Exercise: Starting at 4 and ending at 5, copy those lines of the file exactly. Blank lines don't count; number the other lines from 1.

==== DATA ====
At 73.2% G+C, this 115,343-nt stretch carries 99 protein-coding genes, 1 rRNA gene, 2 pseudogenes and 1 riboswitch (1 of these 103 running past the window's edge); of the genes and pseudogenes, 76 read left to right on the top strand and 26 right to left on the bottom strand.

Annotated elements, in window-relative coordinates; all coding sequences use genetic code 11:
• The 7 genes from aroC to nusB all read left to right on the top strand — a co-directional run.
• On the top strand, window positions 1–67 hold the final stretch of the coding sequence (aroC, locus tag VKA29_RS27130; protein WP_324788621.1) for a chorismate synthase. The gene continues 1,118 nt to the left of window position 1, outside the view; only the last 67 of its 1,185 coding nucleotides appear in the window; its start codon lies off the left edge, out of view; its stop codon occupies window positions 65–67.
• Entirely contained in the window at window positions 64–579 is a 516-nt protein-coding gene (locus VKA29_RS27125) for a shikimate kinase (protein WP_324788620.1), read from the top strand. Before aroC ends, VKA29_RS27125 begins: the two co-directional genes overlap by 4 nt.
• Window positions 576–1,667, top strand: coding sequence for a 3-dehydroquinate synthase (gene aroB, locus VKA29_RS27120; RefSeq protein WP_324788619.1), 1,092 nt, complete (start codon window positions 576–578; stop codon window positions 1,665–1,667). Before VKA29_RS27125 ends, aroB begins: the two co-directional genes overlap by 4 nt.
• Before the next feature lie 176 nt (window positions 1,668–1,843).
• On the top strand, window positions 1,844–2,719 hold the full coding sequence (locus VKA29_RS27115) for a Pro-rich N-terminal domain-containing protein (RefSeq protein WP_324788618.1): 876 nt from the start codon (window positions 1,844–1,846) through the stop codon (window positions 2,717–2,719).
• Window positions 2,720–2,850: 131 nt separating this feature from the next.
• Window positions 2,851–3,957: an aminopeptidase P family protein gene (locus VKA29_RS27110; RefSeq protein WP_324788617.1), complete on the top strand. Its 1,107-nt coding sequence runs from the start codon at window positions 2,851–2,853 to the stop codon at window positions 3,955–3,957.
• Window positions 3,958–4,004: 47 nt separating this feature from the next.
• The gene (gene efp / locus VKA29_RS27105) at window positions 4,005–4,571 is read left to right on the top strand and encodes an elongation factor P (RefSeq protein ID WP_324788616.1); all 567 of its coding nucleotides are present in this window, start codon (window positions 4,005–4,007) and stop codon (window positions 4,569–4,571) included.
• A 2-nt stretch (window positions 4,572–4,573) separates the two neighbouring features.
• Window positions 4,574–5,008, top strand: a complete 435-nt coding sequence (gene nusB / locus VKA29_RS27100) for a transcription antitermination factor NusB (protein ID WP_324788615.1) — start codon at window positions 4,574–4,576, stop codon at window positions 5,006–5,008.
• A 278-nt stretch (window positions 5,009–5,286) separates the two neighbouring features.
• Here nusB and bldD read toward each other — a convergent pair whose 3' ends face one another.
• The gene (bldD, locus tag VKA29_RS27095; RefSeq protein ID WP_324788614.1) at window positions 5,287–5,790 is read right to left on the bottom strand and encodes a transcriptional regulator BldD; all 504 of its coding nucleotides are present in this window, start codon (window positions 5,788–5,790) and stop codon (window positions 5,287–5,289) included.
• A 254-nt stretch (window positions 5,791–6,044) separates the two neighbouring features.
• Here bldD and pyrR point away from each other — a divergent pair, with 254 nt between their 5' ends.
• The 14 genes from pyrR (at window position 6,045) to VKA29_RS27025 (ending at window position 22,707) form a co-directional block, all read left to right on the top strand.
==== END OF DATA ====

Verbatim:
• On the top strand, window positions 1–67 hold the final stretch of the coding sequence (aroC, locus tag VKA29_RS27130; protein WP_324788621.1) for a chorismate synthase. The gene continues 1,118 nt to the left of window position 1, outside the view; only the last 67 of its 1,185 coding nucleotides appear in the window; its start codon lies off the left edge, out of view; its stop codon occupies window positions 65–67.
• Entirely contained in the window at window positions 64–579 is a 516-nt protein-coding gene (locus VKA29_RS27125) for a shikimate kinase (protein WP_324788620.1), read from the top strand. Before aroC ends, VKA29_RS27125 begins: the two co-directional genes overlap by 4 nt.